Posts Categorised: DRM

Inntot Technologies, GeekSynergy, Gospell Digital Technology and Communications Systems are all working on products

Avion DRM receiver

NEW DELHI — You will recall that All India Radio, the public service broadcaster in India, adopted the Digital Radio Mondiale standard for the digital terrestrial radio transmissions in the MW and SW bands. 35 MW transmitters of AIR, ranging in power from 20 kW to 1000 kW, continue to operate in using DRM in various fashions. Two more transmitters, 100 kW each, are under trial in Delhi and these are expected to be operational in a couple of months, according to DRM news .

DRM news has compiled a list of manufacturers of stand-alone DRM receivers from various manufacturers, that is of interest.

DRM in the dashboard

Inntot Technologies, a start-up enterprise in India, has developed a software-based DRM receiver, which is based on a generic processor, and meets all the specifications for the Minimum Receiver Requirements, supporting all DRM core functionality such as Journaline advanced text and Emergency Warning Functionality. The design has been field tested in number of cities in India. It is expected to be very cost effective.

GeekSynergy, another start-up, is working on the development of a “highly affordable yet full-featured” DRM receiver, which is likely to be showcased by summer 2018. The company is also working on incorporating DRM into smartphones using one of the most well-known chips installed in all the branded mobile phones.

Gospell receiver and dongle

The Chinese company Gospell Digital Technology has presented a very well-reviewed DRM Receiver, the GR 216, which is already in production. These units can receive DRM signals in the AM as well as the VHF bands for large-area and local services, respectively. Core DRM features such as Journaline advanced text and EWF — with automatic device-wake-up from deep-standby are supported. Gospell is developing a DRM receiver dongle, GR-227, which can be plugged in the existing audio systems in the automobiles on USB ports or Aux input to receive DRM signals. The receiver model will allow legacy cars already on the road and with analog AM and FM reception to be upgraded to DRM digital reception through this simple add-on device. The unit is likely to go into production shortly.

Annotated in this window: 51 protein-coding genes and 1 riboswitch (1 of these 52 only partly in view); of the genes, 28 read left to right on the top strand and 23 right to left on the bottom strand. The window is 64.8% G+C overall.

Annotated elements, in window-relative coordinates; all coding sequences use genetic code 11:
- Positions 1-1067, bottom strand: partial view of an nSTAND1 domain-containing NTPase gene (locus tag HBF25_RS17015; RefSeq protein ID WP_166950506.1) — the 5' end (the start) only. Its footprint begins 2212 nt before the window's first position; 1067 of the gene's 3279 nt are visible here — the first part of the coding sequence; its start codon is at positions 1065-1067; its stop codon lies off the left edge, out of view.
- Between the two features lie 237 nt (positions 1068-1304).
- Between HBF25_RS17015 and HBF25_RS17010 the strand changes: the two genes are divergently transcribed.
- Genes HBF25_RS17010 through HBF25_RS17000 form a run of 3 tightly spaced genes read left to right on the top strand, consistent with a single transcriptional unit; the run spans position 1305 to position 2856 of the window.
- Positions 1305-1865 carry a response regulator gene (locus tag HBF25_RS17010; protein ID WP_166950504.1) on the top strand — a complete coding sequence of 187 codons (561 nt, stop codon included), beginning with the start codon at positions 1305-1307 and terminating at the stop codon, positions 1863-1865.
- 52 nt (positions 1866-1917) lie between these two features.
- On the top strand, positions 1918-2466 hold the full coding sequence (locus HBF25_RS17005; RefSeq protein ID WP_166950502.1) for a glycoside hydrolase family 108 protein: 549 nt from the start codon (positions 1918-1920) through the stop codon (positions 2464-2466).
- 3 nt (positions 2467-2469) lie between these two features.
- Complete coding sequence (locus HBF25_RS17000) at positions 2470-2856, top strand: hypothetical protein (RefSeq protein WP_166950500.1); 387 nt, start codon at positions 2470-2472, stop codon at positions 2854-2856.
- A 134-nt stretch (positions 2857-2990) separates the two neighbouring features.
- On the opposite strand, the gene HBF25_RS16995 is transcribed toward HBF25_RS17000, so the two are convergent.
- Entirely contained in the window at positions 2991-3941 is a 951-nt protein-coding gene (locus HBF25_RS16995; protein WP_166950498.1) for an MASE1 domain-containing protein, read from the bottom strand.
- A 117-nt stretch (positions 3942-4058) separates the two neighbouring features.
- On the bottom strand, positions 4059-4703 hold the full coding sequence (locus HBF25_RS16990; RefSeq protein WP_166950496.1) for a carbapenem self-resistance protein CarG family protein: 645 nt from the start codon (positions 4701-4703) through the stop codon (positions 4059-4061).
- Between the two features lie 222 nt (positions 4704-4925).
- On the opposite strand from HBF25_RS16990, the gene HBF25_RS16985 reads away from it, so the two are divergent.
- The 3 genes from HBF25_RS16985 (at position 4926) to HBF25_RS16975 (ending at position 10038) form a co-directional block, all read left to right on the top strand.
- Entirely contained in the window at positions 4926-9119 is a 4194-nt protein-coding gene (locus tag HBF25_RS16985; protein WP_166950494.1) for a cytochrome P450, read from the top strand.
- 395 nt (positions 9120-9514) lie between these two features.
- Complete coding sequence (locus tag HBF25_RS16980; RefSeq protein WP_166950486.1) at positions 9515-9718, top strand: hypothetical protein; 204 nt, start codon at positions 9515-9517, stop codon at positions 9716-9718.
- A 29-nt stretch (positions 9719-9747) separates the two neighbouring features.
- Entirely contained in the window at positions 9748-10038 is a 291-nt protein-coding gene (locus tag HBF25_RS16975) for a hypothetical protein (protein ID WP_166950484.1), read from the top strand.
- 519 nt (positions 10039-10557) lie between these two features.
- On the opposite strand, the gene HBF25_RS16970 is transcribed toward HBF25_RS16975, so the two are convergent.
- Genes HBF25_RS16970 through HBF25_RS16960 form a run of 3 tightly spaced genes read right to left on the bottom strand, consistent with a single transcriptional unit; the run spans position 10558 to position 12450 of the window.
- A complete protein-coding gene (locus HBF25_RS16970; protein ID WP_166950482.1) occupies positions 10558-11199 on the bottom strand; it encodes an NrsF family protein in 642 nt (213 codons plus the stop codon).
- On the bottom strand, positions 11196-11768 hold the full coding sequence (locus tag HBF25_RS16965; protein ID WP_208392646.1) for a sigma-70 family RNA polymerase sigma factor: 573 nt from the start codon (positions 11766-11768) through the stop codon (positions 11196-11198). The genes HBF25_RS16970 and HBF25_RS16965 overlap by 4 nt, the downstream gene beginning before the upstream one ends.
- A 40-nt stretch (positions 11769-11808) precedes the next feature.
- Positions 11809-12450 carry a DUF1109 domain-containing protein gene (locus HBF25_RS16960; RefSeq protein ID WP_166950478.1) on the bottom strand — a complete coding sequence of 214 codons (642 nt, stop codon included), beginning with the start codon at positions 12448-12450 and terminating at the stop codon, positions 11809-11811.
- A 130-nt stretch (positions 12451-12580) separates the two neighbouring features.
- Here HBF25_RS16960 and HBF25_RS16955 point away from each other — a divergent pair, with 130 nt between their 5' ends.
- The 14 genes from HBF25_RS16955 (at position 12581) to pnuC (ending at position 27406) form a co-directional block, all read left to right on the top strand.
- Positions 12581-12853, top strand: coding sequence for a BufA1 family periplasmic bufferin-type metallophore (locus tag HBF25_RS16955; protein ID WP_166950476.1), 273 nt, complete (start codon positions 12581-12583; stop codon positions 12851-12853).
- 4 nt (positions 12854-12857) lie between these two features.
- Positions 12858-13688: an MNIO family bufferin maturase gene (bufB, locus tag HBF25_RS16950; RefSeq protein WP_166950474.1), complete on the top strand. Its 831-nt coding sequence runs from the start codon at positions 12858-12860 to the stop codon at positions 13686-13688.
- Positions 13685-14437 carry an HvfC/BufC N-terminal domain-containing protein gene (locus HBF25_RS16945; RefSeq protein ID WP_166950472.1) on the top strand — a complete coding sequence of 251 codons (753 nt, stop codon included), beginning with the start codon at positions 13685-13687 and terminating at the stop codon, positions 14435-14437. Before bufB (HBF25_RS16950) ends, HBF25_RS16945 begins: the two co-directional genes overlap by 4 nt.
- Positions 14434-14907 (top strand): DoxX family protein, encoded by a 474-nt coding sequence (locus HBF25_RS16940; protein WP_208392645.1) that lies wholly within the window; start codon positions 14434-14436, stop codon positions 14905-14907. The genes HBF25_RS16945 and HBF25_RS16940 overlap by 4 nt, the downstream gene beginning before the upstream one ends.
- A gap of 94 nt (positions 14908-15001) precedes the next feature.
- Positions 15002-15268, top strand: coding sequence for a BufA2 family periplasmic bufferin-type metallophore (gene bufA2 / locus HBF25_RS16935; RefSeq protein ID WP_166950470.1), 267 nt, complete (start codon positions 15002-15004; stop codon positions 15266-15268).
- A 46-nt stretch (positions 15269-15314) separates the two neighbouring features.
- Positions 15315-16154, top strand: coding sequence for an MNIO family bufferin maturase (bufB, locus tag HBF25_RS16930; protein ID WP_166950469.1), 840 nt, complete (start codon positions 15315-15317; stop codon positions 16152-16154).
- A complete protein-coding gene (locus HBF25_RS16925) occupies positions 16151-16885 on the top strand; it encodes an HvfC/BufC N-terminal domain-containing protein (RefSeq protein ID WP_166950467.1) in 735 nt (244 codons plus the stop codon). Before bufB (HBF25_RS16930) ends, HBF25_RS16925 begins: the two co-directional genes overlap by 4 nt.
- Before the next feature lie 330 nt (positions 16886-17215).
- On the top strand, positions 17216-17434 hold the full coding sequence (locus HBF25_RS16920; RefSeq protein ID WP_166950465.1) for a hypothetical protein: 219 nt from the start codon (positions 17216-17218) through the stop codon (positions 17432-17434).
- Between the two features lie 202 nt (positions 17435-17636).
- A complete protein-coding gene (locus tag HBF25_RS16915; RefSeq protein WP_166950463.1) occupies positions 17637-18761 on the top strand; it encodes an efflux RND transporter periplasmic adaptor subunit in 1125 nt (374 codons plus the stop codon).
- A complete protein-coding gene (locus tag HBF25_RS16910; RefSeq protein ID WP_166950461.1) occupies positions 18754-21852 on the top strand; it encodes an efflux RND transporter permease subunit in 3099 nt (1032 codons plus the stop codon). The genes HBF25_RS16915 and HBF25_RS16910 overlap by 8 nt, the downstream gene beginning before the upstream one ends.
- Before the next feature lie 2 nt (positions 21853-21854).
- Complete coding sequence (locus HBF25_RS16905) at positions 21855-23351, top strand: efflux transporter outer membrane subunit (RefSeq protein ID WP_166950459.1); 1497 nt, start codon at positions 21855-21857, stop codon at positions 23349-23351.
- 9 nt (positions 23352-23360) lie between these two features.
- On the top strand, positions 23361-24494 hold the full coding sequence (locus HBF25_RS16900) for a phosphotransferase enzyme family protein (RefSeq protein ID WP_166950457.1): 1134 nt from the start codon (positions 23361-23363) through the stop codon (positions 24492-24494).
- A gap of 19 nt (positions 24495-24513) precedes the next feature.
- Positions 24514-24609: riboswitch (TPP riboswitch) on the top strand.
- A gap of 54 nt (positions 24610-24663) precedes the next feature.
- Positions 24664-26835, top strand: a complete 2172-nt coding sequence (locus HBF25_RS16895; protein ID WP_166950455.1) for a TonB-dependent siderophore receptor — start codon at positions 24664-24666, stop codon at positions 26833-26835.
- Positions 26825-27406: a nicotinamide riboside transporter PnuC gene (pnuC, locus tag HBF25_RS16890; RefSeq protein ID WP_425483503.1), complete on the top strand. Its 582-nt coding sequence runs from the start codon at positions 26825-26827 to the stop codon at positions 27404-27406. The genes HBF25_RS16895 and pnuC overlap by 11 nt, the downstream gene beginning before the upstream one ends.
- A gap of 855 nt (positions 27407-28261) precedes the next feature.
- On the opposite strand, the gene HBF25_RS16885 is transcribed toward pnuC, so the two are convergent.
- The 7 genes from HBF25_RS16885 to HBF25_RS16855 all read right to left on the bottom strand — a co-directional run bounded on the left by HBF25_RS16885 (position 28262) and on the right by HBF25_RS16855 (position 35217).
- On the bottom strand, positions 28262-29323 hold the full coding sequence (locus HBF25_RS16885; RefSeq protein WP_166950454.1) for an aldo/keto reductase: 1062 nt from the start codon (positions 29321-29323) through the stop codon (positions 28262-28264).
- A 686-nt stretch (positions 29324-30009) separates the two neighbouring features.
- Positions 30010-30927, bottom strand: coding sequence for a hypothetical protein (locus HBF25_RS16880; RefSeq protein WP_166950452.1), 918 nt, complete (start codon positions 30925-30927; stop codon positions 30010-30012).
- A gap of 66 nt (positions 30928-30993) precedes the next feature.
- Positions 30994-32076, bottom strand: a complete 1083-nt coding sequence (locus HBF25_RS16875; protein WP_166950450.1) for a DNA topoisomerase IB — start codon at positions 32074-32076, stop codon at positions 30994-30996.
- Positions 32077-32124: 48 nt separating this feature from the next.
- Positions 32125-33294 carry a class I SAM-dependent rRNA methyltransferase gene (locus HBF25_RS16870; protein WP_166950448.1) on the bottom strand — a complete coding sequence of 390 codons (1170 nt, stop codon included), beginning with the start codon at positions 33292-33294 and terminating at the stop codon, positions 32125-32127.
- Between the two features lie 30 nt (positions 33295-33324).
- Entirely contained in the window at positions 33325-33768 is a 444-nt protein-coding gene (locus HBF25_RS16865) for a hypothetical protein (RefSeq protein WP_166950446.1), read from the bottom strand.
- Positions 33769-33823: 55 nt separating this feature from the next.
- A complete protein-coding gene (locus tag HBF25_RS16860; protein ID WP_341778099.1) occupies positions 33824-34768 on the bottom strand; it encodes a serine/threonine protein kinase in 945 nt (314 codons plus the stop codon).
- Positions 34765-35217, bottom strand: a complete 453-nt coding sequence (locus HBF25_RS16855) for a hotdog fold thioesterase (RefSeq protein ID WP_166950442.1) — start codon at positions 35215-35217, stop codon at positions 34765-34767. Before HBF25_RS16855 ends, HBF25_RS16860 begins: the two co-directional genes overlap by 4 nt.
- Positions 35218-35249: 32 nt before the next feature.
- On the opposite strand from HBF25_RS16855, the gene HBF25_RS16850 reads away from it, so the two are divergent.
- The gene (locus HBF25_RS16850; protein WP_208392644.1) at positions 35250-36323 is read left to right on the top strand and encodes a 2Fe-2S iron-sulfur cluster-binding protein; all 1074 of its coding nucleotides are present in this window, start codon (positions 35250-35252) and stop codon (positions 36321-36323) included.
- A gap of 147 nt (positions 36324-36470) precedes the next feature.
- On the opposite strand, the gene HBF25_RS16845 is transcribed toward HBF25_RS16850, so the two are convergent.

Communications Systems is the first radio manufacturer in India to domestically develop and produce a DRM receiver (AV-1401), an “ambitious full-featured” digital radio. It supports all the DRM-specific features including Journaline advanced text and Emergency Warning Functionality. As part of the company’s continued commitment to DRM in India, the model was recently updated and easily meets DRM’s minimum receiver requirements as recommended by the DRM Consortium. 

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The Creta is the seventh Hyundai model to be equipped with digital radio

NEW DELHI — DRM news is reporting that Hyundai has added another digital radio to its line of cars. The Hyundai Creta, “one of the most popular and best-selling SUVs in India” now comes with a DRM receiver as standard equipment. The Creta represents the seventh Hyundai model with DRM receivers available.